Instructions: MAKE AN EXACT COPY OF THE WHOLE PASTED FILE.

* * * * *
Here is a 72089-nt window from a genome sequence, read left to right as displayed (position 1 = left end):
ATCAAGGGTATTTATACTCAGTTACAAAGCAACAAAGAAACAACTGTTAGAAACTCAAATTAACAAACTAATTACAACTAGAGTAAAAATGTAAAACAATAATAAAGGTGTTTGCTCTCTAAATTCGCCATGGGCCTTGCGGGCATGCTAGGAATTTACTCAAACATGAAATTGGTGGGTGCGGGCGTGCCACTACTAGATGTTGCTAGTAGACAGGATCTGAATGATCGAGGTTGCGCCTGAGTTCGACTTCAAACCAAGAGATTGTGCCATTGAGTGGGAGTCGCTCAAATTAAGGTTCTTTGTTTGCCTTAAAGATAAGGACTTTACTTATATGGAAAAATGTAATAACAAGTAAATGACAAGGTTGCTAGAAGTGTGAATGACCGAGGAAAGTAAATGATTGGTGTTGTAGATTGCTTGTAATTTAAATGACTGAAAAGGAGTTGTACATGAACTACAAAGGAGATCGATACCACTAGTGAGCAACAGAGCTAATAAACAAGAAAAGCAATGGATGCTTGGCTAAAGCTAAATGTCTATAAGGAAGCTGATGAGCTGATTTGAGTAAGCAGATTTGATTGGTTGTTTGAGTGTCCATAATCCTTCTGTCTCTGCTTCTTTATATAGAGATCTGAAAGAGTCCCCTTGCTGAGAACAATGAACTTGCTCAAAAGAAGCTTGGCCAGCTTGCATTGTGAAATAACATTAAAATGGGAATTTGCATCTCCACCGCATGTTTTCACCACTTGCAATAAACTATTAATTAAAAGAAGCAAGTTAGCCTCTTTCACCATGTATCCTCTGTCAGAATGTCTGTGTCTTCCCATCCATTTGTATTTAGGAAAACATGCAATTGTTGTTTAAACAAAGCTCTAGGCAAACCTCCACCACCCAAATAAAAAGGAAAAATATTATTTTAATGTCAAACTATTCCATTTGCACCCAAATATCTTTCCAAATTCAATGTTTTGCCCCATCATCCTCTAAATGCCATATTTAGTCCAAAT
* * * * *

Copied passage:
Here is a 72089-nt window from a genome sequence, read left to right as displayed (position 1 = left end):
ATCAAGGGTATTTATACTCAGTTACAAAGCAACAAAGAAACAACTGTTAGAAACTCAAATTAACAAACTAATTACAACTAGAGTAAAAATGTAAAACAATAATAAAGGTGTTTGCTCTCTAAATTCGCCATGGGCCTTGCGGGCATGCTAGGAATTTACTCAAACATGAAATTGGTGGGTGCGGGCGTGCCACTACTAGATGTTGCTAGTAGACAGGATCTGAATGATCGAGGTTGCGCCTGAGTTCGACTTCAAACCAAGAGATTGTGCCATTGAGTGGGAGTCGCTCAAATTAAGGTTCTTTGTTTGCCTTAAAGATAAGGACTTTACTTATATGGAAAAATGTAATAACAAGTAAATGACAAGGTTGCTAGAAGTGTGAATGACCGAGGAAAGTAAATGATTGGTGTTGTAGATTGCTTGTAATTTAAATGACTGAAAAGGAGTTGTACATGAACTACAAAGGAGATCGATACCACTAGTGAGCAACAGAGCTAATAAACAAGAAAAGCAATGGATGCTTGGCTAAAGCTAAATGTCTATAAGGAAGCTGATGAGCTGATTTGAGTAAGCAGATTTGATTGGTTGTTTGAGTGTCCATAATCCTTCTGTCTCTGCTTCTTTATATAGAGATCTGAAAGAGTCCCCTTGCTGAGAACAATGAACTTGCTCAAAAGAAGCTTGGCCAGCTTGCATTGTGAAATAACATTAAAATGGGAATTTGCATCTCCACCGCATGTTTTCACCACTTGCAATAAACTATTAATTAAAAGAAGCAAGTTAGCCTCTTTCACCATGTATCCTCTGTCAGAATGTCTGTGTCTTCCCATCCATTTGTATTTAGGAAAACATGCAATTGTTGTTTAAACAAAGCTCTAGGCAAACCTCCACCACCCAAATAAAAAGGAAAAATATTATTTTAATGTCAAACTATTCCATTTGCACCCAAATATCTTTCCAAATTCAATGTTTTGCCCCATCATCCTCTAAATGCCATATTTAGTCCAAAT